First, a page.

In 1999, the midsoil pH ranged between 3.8 and 7.7. Changes in midsoil pH followed similar trends to topsoil pH, but surprisingly, larger changes were noted compared to the topsoils (Table 2). In 2006, the midsoil pH ranged between 4.1 and 6.4. Of note was the proportion of midsoils with a pH above 4.6, which increased from 37% to 76% during the study. Whilst this is an encouraging trend, care must be taken when interpreting such data. Although the initial project aim was to have the majority of midsoils with a pH above 4.8, using arbitrary pH categories to consider the situation on a catchment scale must be viewed with caution. Small changes in midsoil pH (e.g. from 4.5 to 4.6, which are within sampling variability) can lead to a shift between the arbitrary categories used to consider the pH data. However, given the relatively large number of samples involved (each consisting of 10 combined soil cores), the diversity of soil types and management imposed we are encouraged by the trends observed.

Table 2. Changes in distribution of sites in each pH category in 1999 and 2006.

pH categories

% of total (n)

% of total (n)







1 (2)

14 (37)

0 (0)

0 (0)


37 (107)

49 (130)

14 (39)

24 (57)


42 (122)

22 (59)

45 (130)

45 (104)


15 (42)

10 (27)

24 (70)

20 (46)


5 (14)

5 (12)

17 (48)

11 (26)


100 (287)

100 (265)

100 (287)

100 (233)

Recommended lime rates

Of the 68 individual paddocks studied, growers applied lime to 52 paddocks during the 7-year study, with the remaining 16 paddocks not treated. This degree of adoption of liming is greater than in other areas, and is likely to result from the interest of these particular growers, their recognition of acidity as a constraint to profitable agriculture, and their desire to rectify the problem. Although 73% of paddocks received a single application of lime with only 13% received two applications of lime (Table 3). Across the catchment, most lime was applied in 1999 (1680 t), with only 150 t applied in 2005 (Table 3).

Table 3. Percentage of paddocks limed, frequency of application and total applied in catchment


% Limed (number)

% Limed once

% Limed twice

Amount of lime applied annually (t)


37 (25)





15 (10)





7 (5)





7 (5)





10 (7)





9 (6)





3 (2)




The proportion of growers following the recommended liming regimes declined as the recommended rate of lime increased. Lime application at 1 t/ha was the most common, irrespective of the recommended rate that was based upon the initial soil pH and the buffering capacity of the dominant soil type in the paddock. This finding was not surprising. Most growers have significant areas of acid soils on the properties they farm, and budgets to treat all acidity problems are usually not given the priority necessary to follow the recommendations. In addition, much of the Department of Agriculture and Food Western Australia and Aglime of Australia’s field based research on lime application in the WA wheatbelt conducted over the past 20 years, tended to use low rates of one to two tonnes of lime. Consequently, the general and widespread extension efforts have tended to promote lime use at 1 t/ha, especially in situations where topsoil acidity was the major limitation. However, Davies et al. (2006) recently showed that wheat yields on average increased by 12% when lime was applied at 2 t/ha, compared with a 6 to 8% increase when lime was applied at 1 t/ha. Although farmers understand the need for frequent lime application to counter acidification, lime use is less than required. Limitations to lime use may include the cost of freight, the long delays in visual responses and the fear of induced trace element deficiencies.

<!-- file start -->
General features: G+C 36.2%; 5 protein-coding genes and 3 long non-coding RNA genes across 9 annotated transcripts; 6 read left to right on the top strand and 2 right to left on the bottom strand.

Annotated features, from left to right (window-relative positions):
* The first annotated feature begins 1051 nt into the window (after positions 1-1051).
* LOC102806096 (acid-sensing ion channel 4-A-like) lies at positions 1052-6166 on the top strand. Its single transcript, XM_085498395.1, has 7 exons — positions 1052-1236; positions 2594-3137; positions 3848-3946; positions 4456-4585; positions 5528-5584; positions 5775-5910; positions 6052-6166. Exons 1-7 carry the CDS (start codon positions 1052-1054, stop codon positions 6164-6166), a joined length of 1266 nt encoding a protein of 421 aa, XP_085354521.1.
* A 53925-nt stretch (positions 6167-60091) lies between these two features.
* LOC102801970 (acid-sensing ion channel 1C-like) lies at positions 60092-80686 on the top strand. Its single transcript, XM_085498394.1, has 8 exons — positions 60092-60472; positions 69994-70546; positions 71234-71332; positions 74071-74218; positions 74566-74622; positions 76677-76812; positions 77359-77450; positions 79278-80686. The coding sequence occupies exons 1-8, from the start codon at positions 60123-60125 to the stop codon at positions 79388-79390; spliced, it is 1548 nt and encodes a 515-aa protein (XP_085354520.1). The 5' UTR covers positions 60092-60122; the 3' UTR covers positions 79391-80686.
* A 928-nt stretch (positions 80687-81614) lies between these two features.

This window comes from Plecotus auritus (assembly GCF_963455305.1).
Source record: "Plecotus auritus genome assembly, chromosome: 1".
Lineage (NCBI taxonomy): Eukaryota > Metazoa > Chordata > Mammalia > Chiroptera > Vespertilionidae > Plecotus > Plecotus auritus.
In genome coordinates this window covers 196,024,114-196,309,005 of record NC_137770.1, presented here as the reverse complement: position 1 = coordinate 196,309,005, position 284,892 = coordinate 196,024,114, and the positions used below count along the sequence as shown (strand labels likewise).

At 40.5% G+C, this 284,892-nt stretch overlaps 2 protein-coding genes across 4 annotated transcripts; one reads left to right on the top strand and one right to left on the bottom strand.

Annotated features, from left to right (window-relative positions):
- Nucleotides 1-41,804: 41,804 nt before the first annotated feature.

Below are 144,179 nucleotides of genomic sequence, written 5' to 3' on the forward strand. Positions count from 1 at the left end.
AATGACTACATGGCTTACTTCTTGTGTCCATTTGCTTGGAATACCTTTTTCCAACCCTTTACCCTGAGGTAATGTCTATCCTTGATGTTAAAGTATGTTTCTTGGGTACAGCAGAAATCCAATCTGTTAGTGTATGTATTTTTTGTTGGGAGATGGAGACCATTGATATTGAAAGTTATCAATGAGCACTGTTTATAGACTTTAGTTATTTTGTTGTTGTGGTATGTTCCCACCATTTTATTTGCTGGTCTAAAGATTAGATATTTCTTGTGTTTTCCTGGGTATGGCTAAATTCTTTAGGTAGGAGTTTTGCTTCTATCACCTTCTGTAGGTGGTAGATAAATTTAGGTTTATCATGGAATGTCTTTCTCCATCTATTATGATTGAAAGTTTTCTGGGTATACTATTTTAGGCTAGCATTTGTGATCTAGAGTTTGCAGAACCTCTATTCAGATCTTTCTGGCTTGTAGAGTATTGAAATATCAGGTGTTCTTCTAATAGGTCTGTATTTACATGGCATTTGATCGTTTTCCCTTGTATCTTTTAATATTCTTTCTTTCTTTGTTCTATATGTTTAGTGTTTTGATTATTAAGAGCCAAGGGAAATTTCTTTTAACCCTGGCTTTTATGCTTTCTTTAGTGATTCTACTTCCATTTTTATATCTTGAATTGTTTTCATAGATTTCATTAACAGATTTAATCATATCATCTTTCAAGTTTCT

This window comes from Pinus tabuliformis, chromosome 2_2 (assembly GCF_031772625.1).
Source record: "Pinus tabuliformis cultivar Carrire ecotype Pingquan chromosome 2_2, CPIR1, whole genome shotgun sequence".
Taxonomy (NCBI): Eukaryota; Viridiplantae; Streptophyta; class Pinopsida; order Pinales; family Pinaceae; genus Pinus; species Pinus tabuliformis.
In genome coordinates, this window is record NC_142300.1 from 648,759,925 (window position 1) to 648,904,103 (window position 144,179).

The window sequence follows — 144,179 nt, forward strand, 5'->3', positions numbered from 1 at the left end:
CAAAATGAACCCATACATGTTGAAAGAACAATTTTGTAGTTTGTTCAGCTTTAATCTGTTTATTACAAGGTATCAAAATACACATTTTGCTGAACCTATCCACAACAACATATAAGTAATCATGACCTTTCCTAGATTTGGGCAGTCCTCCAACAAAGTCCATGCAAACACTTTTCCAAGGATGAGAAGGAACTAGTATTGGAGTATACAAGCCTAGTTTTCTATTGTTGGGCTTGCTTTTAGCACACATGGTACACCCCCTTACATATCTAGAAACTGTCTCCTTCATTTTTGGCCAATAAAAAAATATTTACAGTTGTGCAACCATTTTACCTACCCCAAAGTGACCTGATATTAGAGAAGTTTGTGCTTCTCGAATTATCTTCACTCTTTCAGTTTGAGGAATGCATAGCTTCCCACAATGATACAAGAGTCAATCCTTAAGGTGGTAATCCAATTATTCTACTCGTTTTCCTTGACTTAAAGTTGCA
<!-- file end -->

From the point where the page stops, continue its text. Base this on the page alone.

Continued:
Figure 1. Lime rates suggested versus lime rate applied


We have demonstrated a unique and economically viable method of monitoring soil acidity. Using this technology, and sampling across a significant proportion of the whole catchment, enabled us to make realistic estimates of the potential gains from lime application. Assessment of the pH status of paddocks as we have done in this study also allows accurate 10-year liming recommendations to lift topsoil pH to 5.5, and midsoil pH to above 4.8, to be developed for the farmer at the paddock scale.

Encouraging trends have been observed in the soil pH measured within the GQQ catchment. Both topsoil and midsoil pH are trending towards long-term targets. However, despite the promising results, the quantity of lime that has been applied remains below that required to firstly ameliorate, and subsequently maintain soil pH in the optimal range.

Farmers are reluctant to apply high rates of lime. To achieve the required lime use targets, thereby lifting soil pH to the desired range and countering ongoing soil acidification will remain continuing challenges. The affordability of amelioration will decrease as the terms of trade continue to decline. A targeted extension campaign in needed to inform farmers, private agronomists and consultants, that an increase in the rate of lime application is necessary to achieve the long-term soil pH profile targets and associated gains in productivity.


We are extremely grateful to the Chitty, Davey, Deane, Hewson, Mountjoy, Stickland and White families for their diligence in recording and sharing their farm records for our study. We also acknowledge the National Heritage Trust for provision of funds for the initial study and to the State and Federal Governments for funding the current study through the Avon Catchment Council.


Edkins, R (1998) Gabby Quoi Quoi Focus Group. Catchment Report, July 1998. Department of Agriculture WA.

Davies, S. Gazey, C. & Tozer, P (2006) Long-term productivity and economic benefits of subsurface acidity management from surface and subsurface liming. Agribusiness Crop Updates pp 8-12, Farming Systems Updates.

Gazey, C (2002) Soil Acidity Research, Development and Extension update 2002. Bulletin 4510. Department of Agriculture WA.

Lightfoot L (1999) Soil pH survey and lime requirement advice for the Gabby Quoi Quoi Catchment group.

McArthur, W. M (1991) Reference soils of south-western Australia. ASSSI (WA Branch).

NLWRA (2001) Australian agricultural assessment. National Land and Water Resources Audit, Canberra.